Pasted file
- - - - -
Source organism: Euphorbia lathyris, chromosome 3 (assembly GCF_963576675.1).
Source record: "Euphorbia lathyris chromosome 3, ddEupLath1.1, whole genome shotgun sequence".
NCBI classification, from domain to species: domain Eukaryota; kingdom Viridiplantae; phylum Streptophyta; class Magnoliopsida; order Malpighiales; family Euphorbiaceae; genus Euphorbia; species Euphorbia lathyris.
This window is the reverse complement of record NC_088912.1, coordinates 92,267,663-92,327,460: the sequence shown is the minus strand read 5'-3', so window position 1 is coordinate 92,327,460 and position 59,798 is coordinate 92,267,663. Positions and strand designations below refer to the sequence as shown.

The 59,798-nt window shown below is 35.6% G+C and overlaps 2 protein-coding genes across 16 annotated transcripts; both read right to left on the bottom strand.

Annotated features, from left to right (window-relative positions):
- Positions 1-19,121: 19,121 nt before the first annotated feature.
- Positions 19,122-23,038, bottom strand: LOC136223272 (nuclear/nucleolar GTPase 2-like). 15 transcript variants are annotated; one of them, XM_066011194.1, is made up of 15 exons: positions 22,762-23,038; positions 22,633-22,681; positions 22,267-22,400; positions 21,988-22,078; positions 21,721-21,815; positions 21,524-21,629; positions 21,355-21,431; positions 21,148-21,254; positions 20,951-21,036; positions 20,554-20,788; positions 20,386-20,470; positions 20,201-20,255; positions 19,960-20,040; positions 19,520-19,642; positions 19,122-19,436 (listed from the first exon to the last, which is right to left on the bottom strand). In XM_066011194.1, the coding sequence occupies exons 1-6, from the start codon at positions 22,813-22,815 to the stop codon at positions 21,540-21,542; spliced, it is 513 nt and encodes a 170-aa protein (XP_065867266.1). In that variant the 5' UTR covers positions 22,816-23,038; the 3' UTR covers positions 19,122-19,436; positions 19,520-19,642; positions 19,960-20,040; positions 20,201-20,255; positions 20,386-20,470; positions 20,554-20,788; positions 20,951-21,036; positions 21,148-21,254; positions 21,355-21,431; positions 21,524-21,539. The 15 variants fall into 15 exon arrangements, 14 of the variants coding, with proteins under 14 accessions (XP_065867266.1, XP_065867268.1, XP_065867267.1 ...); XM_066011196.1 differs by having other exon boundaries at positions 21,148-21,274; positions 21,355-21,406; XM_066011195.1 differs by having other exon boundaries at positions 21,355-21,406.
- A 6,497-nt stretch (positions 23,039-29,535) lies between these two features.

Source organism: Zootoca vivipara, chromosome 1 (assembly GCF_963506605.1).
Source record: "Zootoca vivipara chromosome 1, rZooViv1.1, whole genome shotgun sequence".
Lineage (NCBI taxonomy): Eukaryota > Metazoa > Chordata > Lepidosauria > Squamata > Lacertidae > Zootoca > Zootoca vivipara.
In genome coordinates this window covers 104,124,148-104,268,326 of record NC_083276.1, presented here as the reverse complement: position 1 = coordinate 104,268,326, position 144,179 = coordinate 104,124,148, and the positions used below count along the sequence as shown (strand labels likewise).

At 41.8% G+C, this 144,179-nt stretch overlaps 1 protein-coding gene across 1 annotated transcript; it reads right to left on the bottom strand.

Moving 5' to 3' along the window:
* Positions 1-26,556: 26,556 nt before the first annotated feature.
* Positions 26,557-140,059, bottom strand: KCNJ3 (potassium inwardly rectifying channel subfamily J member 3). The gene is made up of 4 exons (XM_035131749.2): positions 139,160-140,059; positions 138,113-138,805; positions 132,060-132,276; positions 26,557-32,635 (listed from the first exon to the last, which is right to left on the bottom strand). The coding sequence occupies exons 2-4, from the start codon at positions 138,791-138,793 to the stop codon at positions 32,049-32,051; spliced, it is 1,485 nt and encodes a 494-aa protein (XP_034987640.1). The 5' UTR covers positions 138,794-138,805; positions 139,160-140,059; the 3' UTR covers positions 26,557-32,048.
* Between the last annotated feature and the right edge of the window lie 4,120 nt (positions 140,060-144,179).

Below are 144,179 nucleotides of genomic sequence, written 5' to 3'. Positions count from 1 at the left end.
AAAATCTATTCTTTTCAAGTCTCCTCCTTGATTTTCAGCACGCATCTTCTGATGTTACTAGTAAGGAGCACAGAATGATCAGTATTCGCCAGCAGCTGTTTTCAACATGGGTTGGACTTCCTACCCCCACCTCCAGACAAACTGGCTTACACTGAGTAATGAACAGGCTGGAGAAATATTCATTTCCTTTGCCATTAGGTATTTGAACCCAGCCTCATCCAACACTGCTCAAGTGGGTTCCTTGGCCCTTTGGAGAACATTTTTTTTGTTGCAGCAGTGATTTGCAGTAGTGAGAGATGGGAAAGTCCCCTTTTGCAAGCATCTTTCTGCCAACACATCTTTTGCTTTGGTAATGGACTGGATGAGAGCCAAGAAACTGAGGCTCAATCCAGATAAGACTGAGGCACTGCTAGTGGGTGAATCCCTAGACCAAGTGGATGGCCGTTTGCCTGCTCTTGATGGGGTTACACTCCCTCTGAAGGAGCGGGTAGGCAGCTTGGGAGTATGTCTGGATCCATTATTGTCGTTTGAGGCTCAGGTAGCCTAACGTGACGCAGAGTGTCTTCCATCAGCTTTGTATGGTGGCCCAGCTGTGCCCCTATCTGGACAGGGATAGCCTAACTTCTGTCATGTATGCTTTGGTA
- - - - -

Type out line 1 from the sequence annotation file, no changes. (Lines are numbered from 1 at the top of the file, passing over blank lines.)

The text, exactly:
Source organism: Euphorbia lathyris, chromosome 3 (assembly GCF_963576675.1).